Financial contagion: In our earlier publications, we discussed the risks associated with asset-purchase tapering and the possible reversal of monetary policy stance across developed countries. The other possible financial risk can emanate from China, which has seen financial troubles brewing in a few state-owned and real estate companies. These can have a knock-on effect on the country’s economy and may spill over to the global financial system due to China’s deep financial integration with the rest of the world. Risk aversion could lead to capital outflows from emerging markets, including India.

Finally, India’s domestic financial sector is gradually getting back on its feet after remaining resilient through the pandemic. However, there remain significant pressures; the new norms by the RBI to bring the nonbank financial company (NBFC) asset classification norms at par with the banks could raise their nonperforming assets and impact profitability due to higher provisioning.9 Banks that have NBFC portfolios will also likely be affected and may reduce their willingness to lend, thereby impacting credit growth.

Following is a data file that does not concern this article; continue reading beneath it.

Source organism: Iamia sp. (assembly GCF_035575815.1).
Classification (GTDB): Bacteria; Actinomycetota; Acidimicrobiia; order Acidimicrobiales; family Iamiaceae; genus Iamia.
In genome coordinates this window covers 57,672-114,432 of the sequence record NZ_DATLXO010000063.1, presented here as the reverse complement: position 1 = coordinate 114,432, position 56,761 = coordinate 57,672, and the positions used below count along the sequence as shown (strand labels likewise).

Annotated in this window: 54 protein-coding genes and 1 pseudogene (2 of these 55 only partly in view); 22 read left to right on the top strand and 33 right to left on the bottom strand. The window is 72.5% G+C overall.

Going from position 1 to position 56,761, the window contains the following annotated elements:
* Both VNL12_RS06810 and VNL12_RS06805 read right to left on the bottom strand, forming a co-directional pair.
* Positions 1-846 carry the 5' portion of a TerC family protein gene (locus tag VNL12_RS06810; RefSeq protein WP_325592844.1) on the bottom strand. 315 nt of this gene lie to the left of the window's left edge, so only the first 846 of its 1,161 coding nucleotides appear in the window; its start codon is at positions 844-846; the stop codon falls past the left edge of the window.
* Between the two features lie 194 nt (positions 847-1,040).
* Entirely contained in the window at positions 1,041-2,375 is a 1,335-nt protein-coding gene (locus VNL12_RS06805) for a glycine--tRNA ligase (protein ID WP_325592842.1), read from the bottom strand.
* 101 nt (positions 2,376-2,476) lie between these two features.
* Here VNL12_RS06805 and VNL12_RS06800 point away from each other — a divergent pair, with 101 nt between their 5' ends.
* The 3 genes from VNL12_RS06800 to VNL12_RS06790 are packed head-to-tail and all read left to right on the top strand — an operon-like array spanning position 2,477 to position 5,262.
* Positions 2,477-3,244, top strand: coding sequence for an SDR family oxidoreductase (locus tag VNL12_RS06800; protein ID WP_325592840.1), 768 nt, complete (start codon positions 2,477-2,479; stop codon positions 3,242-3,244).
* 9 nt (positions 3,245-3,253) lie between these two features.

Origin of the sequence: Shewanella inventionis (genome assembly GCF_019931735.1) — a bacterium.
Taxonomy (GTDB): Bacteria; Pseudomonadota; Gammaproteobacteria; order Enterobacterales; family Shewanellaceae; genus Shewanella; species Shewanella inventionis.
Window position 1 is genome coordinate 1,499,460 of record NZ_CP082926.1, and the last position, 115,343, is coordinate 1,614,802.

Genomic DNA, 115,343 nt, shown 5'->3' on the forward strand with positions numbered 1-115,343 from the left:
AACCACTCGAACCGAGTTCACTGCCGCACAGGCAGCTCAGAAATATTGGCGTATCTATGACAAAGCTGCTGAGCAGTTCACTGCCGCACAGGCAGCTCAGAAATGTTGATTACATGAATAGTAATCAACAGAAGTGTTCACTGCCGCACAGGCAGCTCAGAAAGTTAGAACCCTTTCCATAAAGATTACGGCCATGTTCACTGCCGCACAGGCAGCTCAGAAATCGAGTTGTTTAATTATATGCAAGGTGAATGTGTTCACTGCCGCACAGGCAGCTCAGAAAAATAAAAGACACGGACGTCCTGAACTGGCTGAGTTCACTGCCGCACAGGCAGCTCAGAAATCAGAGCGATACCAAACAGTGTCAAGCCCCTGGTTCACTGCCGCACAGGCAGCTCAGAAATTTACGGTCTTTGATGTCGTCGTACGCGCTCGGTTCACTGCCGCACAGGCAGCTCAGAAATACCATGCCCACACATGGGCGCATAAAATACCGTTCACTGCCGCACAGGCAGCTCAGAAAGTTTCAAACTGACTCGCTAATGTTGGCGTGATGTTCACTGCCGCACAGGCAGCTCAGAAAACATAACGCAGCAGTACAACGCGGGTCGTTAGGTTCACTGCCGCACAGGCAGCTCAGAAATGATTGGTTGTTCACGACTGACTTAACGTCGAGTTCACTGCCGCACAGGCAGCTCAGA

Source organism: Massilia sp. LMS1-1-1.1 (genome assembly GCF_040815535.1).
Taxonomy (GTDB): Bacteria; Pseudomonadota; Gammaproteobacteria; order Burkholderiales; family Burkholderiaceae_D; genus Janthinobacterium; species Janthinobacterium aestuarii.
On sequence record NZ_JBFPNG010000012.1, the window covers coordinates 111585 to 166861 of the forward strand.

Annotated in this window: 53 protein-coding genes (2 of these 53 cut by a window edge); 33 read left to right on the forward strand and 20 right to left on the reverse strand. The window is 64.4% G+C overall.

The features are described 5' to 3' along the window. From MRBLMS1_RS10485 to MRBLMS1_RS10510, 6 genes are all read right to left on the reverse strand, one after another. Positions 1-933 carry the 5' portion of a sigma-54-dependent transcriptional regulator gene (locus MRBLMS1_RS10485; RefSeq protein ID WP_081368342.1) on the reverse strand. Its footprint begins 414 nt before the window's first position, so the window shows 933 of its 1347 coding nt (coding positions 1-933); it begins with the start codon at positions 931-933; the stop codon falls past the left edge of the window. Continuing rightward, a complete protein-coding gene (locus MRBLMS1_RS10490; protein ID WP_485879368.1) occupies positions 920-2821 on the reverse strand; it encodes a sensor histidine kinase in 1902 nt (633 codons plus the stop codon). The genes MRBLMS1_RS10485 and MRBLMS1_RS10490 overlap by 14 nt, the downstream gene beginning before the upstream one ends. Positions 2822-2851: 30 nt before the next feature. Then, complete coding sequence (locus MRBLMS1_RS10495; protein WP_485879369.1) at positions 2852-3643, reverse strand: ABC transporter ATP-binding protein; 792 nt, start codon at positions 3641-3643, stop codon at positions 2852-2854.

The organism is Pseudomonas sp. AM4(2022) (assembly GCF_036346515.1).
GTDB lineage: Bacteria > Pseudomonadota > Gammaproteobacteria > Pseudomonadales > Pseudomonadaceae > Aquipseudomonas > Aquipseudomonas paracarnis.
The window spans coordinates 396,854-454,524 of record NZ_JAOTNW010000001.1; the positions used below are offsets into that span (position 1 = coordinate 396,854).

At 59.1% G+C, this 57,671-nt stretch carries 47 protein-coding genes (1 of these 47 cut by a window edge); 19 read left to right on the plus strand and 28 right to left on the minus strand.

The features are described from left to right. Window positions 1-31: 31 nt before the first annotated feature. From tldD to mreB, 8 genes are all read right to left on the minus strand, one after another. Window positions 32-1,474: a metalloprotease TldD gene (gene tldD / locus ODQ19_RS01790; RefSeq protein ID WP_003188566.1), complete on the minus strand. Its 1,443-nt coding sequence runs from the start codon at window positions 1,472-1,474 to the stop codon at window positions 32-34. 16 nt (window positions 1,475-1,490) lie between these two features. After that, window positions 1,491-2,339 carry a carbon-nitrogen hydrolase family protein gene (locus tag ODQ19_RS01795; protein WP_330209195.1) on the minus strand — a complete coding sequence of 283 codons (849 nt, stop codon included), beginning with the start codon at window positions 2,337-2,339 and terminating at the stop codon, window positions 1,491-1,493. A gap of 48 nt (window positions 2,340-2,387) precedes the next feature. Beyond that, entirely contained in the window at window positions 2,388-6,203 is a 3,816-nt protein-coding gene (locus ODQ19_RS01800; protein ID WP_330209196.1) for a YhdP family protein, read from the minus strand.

What to expect from the budget FY2022-23?


The government will likely focus on consolidating its fiscal balance to build its firepower should growth drivers fail to sustain the momentum in the future. The government spending in the first half of this fiscal year suggests that the government is already mending its balance sheet. The government must focus its resources on capital investment, for example, on physical infrastructure, skill-building, and improving public health and other social infrastructure, as the country learns to live with the pandemic. These expenses should be financed through sustained efforts toward monetization of assets and attracting investments. Well-executed projects, such as the construction of national highways, have demonstrated a strong ability to attract investments from global and domestic institutional investors. Similar commitments and implementations must be followed in other infrastructure projects, at both center and state levels.10